God ushered in a new age—a time in which people would be redeemed by God’s grace.  God the Holy Spirit began building the Body of Christ in the world.  This living Body of Christ grew slowly in size over time and now extends to all parts of the world.  Believers from all races, languages, and nations comprise the Body of Christ.  Messianic Jews (Jews who believe Jesus is the Messiah) come to salvation through the Grace Gospel, and the Holy Spirit adds them to the Body of Christ as well.

What about the Kingdom Gospel?  Did it fail to accomplish God’s purposes?  By no means!  The message of the Kingdom Gospel will soon return.  In fact, messianic fervor is growing rapidly in Israel today.  The Kingdom Gospel will be proclaimed to Israel and the world once God’s trumpet sounds and Jesus calls His Body of Christ heavenward.  God’s last great harvest of souls will occur among the Jewish nation during these last days.  The birth pangs are already here.  A nation of Jewish believers in Jesus Christ will soon be reborn.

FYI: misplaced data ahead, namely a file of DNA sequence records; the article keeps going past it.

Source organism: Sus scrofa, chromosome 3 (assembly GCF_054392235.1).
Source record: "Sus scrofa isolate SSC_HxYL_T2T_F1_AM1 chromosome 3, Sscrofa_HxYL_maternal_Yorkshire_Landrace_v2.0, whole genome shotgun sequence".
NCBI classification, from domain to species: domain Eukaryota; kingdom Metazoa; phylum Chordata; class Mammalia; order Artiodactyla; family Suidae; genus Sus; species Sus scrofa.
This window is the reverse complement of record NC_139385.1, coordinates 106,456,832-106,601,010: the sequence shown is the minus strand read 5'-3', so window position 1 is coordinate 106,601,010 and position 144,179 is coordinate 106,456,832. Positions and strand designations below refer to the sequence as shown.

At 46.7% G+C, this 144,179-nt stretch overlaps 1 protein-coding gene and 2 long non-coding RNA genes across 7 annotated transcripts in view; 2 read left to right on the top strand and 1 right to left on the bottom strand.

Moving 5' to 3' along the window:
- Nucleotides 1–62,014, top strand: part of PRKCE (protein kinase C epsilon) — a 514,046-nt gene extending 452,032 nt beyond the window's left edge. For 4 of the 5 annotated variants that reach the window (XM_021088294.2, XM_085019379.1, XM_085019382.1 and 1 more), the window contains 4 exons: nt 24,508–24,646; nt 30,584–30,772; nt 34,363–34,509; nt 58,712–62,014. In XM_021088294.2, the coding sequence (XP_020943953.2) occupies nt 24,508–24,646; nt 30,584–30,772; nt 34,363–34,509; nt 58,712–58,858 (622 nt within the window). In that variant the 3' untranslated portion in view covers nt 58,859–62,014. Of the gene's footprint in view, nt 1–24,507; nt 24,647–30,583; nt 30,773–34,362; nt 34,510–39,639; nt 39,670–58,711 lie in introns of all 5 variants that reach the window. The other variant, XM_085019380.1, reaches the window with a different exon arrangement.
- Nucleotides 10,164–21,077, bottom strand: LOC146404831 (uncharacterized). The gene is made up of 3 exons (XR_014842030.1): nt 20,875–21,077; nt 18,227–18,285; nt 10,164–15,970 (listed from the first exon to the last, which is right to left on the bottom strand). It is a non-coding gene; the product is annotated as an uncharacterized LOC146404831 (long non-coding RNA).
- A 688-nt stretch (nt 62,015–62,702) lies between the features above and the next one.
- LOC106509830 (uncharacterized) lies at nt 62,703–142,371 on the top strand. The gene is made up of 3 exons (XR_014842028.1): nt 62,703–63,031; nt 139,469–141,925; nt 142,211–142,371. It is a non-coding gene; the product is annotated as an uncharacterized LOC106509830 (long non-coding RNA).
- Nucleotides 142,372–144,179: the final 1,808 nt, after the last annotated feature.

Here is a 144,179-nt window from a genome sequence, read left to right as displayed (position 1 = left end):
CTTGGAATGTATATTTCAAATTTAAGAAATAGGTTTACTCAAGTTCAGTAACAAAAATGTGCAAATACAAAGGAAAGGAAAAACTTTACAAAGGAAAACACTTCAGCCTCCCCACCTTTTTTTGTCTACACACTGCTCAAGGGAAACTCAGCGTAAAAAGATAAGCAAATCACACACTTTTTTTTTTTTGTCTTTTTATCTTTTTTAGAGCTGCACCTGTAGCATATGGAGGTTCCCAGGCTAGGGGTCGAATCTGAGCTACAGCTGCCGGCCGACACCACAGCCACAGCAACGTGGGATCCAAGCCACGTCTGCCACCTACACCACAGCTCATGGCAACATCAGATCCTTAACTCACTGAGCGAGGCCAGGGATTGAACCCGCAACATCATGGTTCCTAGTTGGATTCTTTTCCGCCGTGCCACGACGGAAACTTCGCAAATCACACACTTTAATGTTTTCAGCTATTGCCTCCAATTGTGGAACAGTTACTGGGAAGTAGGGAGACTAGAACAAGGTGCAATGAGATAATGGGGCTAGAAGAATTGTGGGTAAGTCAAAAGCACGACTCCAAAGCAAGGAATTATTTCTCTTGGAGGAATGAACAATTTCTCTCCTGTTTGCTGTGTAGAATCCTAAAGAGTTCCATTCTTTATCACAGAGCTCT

But the real question remains for every reader of this article.  Have you accepted Jesus as your Savior?  Now is the time.  The age of God’s Grace is rapidly coming to a close.  The Body of Christ will soon be prepared for lift-off.  The day of God’s wrath is at hand.  Remember, a decision to delay is a refusal of God’s Grace.